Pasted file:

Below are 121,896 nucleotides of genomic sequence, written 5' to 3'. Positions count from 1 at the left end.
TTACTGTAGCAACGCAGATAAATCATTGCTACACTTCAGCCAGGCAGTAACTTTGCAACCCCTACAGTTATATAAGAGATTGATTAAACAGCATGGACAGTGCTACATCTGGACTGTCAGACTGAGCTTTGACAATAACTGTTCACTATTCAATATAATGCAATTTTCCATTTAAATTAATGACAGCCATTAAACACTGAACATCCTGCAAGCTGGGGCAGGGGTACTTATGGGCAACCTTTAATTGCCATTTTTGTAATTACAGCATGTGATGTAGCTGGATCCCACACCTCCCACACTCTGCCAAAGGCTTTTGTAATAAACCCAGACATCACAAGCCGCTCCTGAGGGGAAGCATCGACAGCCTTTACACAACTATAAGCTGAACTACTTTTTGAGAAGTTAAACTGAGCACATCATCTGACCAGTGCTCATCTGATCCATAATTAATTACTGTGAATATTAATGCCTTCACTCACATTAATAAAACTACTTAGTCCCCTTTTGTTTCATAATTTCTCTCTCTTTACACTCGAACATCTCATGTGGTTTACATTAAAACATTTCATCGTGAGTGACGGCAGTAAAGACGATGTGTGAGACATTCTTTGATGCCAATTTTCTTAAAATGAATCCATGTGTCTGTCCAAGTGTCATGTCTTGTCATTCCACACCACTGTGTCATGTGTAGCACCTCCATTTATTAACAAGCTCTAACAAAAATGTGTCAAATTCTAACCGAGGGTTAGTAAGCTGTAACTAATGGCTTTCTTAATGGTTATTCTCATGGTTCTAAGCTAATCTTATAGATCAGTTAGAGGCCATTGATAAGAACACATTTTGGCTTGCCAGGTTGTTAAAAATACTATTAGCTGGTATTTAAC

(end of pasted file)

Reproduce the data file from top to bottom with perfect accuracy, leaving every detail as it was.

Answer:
Below are 121,896 nucleotides of genomic sequence, written 5' to 3'. Positions count from 1 at the left end.
TTACTGTAGCAACGCAGATAAATCATTGCTACACTTCAGCCAGGCAGTAACTTTGCAACCCCTACAGTTATATAAGAGATTGATTAAACAGCATGGACAGTGCTACATCTGGACTGTCAGACTGAGCTTTGACAATAACTGTTCACTATTCAATATAATGCAATTTTCCATTTAAATTAATGACAGCCATTAAACACTGAACATCCTGCAAGCTGGGGCAGGGGTACTTATGGGCAACCTTTAATTGCCATTTTTGTAATTACAGCATGTGATGTAGCTGGATCCCACACCTCCCACACTCTGCCAAAGGCTTTTGTAATAAACCCAGACATCACAAGCCGCTCCTGAGGGGAAGCATCGACAGCCTTTACACAACTATAAGCTGAACTACTTTTTGAGAAGTTAAACTGAGCACATCATCTGACCAGTGCTCATCTGATCCATAATTAATTACTGTGAATATTAATGCCTTCACTCACATTAATAAAACTACTTAGTCCCCTTTTGTTTCATAATTTCTCTCTCTTTACACTCGAACATCTCATGTGGTTTACATTAAAACATTTCATCGTGAGTGACGGCAGTAAAGACGATGTGTGAGACATTCTTTGATGCCAATTTTCTTAAAATGAATCCATGTGTCTGTCCAAGTGTCATGTCTTGTCATTCCACACCACTGTGTCATGTGTAGCACCTCCATTTATTAACAAGCTCTAACAAAAATGTGTCAAATTCTAACCGAGGGTTAGTAAGCTGTAACTAATGGCTTTCTTAATGGTTATTCTCATGGTTCTAAGCTAATCTTATAGATCAGTTAGAGGCCATTGATAAGAACACATTTTGGCTTGCCAGGTTGTTAAAAATACTATTAGCTGGTATTTAAC